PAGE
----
After optimization of the experimental setup, a subset of 1120 microbial extracts (560 derived from actinomycetes and 560 from fungi) from the Fundación MEDINA's collection were examined to identify molecules with antibiofilm activity by inhibiting biofilm formation, promoting dispersal of mature biofilms or both activities. Calculated parameters during the HTS resulted in Z′ factors between 0.79 and 0.97 and RZ′ factors comprised between 0.86 and 0.98, indicating the high robustness and reproducibility of the HTS assay. From the primary screening, different degrees of inhibition were detected.
Using the data obtained with RSZ quantification, extracts were selected when they displayed at least a 90% inhibition on the biofilm formation assay. Using this criterion 32 extracts were selected, 11 from actinomycetes, and 20 from fungi. On the other hand, when looking at the effect of the extracts on the biofilm dispersal assay, lower levels of metabolic activity inhibition were detected. In this case, a threshold of 45 and 35% inhibition was used for actinomycetes and fungal extracts, respectively. Consequently, 14 extracts from actinomycetes and eight from fungi were selected. Remarkably, three of the above mentioned extracts showed effects on both formation and dispersal of the biofilm (Table 1). Altogether, 50 extracts from a total of 1120 assayed (4.46%) were initially identified as anti-Salmonella biofilm hits for further studies.
Additionally, cytotoxicity of the extracts was tested using the hepatic cell line HepG2. A total of 19 extracts (Table S1) was found to inhibit <30% growth of HepG2 cells when tested at 1/40X WBE final concentration for 72 h.
As described by others (Sandberg et al., 2008, 2009; Skogman et al., 2012; Fallarero et al., 2013; Manner et al., 2013), by combining the data on biofilm quantification by both RSZ and CV staining methods and the value of OD612 of the culture, more specific information on the activity of the extracts can be obtained. As shown in Table 2, we define four types of activities amongst the extracts, which were not mutually exclusive, that is: (1) inhibition of biofilm formation, (2) antimicrobial activity of cells in suspension, (3) antimicrobial activity of cells that are part of the biofilm, and (4) dispersal of the biofilm.
At this stage, three extracts from bacterial cultures (#31, #33, and #35) and one extract from fungal cultures (#7)—identified as containing potentially novel active components—were prioritized. Two of them were able to inhibit biofilm formation (#33 and #35); one extract had antimicrobial activity against cells in suspension and cells within a biofilm (#31); and extract #7 was able to disperse biofilm. Additionally, we also prioritized extract #25, which in spite of showing a clear cytotoxicity also retained a very strong antimicrobial effect on both planktonic and sessile cells (Table 3). It is worth mentioning that natural extracts may contain hundreds of different compounds. Thus, the cytotoxic activity of extract #25 on HepG2 cells might be caused by compounds different to those showing an antibiofilm effect. The percentage of inhibition of the biofilm at the different points of the screening for the four extracts prioritized plus extract #25 is shown in Table 3, as well as two extracts with no antibiofilm activity for reference.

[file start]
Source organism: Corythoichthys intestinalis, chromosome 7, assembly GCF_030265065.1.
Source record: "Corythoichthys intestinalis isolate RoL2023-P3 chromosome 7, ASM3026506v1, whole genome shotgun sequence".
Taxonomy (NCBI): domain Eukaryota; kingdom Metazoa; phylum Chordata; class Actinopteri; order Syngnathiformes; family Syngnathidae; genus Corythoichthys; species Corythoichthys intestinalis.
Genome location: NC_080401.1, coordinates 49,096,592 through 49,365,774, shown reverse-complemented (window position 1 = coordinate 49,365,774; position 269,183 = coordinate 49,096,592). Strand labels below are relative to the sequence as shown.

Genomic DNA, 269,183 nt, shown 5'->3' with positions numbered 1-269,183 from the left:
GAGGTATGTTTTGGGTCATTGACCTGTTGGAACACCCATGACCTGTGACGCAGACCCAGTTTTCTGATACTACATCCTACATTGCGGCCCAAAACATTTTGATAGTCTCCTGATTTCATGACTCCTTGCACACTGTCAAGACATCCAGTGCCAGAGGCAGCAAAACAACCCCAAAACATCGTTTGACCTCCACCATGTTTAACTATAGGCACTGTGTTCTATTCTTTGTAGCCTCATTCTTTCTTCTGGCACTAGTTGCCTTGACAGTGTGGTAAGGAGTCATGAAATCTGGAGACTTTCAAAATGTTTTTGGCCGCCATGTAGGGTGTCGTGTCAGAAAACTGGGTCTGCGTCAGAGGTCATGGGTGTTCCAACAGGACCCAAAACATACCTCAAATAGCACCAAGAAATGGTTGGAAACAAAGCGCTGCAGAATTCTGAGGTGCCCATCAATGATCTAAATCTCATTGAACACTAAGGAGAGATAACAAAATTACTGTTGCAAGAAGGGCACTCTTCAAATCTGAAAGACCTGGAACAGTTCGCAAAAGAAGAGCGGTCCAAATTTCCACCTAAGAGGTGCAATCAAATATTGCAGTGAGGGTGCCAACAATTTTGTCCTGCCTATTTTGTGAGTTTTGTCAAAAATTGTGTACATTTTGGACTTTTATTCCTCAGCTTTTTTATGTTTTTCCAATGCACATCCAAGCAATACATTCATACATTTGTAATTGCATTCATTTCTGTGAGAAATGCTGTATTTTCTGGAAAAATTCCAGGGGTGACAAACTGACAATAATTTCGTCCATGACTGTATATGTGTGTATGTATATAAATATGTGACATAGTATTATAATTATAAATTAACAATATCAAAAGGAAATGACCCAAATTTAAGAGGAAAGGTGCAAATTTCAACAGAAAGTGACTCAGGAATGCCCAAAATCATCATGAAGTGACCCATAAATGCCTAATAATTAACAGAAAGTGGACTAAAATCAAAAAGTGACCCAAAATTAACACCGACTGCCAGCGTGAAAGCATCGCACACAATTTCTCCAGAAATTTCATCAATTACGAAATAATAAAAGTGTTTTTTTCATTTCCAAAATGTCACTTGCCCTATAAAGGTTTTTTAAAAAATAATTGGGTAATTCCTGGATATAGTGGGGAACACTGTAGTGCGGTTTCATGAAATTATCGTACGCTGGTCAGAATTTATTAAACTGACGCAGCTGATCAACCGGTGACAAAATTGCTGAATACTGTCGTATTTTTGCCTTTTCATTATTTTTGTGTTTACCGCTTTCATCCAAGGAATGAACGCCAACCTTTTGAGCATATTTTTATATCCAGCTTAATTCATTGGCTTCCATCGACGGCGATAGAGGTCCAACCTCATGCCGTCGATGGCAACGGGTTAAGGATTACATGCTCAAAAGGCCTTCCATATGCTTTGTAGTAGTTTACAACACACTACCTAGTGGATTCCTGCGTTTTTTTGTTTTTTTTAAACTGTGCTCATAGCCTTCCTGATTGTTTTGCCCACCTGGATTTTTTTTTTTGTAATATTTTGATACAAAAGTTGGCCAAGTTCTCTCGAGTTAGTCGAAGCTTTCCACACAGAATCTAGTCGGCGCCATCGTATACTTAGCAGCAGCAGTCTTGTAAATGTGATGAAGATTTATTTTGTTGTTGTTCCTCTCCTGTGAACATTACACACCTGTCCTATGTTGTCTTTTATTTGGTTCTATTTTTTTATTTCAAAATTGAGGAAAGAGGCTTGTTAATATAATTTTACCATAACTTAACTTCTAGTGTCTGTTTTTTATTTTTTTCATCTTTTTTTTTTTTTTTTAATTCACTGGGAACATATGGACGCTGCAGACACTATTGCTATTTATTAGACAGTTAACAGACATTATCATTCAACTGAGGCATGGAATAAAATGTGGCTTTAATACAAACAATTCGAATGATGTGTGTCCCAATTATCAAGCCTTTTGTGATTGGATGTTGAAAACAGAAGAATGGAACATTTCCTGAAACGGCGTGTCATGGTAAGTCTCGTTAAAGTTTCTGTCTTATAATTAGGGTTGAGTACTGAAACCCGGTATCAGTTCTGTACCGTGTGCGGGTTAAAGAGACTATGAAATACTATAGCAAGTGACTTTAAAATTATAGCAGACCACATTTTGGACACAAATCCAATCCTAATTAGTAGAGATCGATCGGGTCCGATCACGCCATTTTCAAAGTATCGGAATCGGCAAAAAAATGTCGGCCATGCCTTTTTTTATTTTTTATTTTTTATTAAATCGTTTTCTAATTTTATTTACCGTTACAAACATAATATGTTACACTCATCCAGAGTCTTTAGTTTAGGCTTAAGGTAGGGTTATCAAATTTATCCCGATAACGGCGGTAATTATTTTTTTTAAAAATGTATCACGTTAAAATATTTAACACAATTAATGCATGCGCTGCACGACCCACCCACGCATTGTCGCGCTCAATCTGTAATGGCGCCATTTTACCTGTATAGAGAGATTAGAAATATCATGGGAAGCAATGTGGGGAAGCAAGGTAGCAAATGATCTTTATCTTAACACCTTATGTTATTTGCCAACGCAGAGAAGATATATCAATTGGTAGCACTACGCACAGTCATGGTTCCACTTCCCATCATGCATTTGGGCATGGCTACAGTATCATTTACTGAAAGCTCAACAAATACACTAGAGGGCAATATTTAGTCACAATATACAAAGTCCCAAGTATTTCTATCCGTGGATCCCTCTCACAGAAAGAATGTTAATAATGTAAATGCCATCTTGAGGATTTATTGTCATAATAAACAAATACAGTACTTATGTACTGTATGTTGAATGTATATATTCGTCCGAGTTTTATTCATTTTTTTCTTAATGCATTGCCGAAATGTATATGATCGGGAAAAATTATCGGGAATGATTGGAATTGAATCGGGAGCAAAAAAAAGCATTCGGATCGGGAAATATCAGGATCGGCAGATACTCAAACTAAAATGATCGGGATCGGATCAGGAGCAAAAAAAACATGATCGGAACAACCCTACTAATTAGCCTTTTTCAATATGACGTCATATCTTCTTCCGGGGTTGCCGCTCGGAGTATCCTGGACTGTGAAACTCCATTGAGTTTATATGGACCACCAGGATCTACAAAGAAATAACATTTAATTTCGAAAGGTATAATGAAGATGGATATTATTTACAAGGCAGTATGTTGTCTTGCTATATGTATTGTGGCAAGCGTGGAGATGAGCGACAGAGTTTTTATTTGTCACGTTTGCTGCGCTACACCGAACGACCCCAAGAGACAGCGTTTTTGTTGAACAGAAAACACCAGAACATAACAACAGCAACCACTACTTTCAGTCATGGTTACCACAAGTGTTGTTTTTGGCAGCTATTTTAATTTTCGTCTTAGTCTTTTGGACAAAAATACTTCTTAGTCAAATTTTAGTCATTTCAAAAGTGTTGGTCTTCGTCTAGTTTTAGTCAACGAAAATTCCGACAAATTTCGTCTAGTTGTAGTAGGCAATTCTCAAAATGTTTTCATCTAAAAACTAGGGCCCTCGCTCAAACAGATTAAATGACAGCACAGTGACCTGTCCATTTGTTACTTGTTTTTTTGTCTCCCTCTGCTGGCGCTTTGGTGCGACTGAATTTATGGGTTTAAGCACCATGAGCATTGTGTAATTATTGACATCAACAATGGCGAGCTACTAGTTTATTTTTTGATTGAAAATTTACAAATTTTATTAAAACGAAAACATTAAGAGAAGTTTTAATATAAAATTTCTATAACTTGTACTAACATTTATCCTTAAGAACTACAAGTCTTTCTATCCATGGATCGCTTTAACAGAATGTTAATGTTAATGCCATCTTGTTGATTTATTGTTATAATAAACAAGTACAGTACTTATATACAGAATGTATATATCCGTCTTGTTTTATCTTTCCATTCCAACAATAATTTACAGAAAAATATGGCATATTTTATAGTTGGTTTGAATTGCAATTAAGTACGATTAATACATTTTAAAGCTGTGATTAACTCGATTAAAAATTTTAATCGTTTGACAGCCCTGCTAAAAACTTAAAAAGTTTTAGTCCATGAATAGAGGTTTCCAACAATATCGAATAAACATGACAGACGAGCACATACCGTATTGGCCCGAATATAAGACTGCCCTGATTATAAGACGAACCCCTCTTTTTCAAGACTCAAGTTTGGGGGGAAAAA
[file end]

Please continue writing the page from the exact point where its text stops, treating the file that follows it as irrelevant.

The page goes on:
A database search, which matches UV-LC-MS data of the metabolites in the active extracts to UV-LC-MS data of known metabolites, did not show any known or conclusive metabolite, suggesting that they were likely to contain novel potentially active components. Thus, the same producing bacterial and fungal cultures were regrown in 10 ml and 100 or 150 ml volumes (for fungal and bacterial cultures, respectively) in the same production conditions and the antibiofilm activity of the newly generated crude extracts was assessed. The activity of the five natural extracts was confirmed (data not shown).
To assess the potency of the five extracts selected, we performed dose-response experiments with the small-scale regrowth extracts. The extracts were tested in a 12-point dose-response assay, being the first point the initial dilution previously described for each assay (1/5X WBE, final concentration) followed by the 11 subsequent 2-fold serial dilutions (Figure 3).
Figure 3. Dose-response curves of the selected extracts identified for its activity inhibiting biofilm formation (#25, #35, #33, and #31) or its activity dispersing preformed biofilms (#7, #25, and #31). Dose-response curves of the indicated extracts on biofilm formation assays (A) or on biofilm dispersal assays (B). The inhibitory activity of each extract was determined by RSZ staining. Mean and standard error of mean of two independent experiments is shown. (C) IC50-values obtained after staining with RSZ and CV are shown in whole broth equivalents of the selected natural extracts.
Dose-response assays performed confirmed the activity of the extracts tested inhibiting biofilm formation (Figures 3A,C). The most potent extract was #25, which showed an IC50 between 3 and 10 times lower than the rest of the extracts previously proved to retain this activity (#31, #33, and #35). This extract maintains an inhibition percentage of 90% up to the 64-fold dilution of the original extract, whereas the other extracts dropped their activity after the 2-fold (#35) or the 8-fold (#31 and #33) dilution of the initial extract.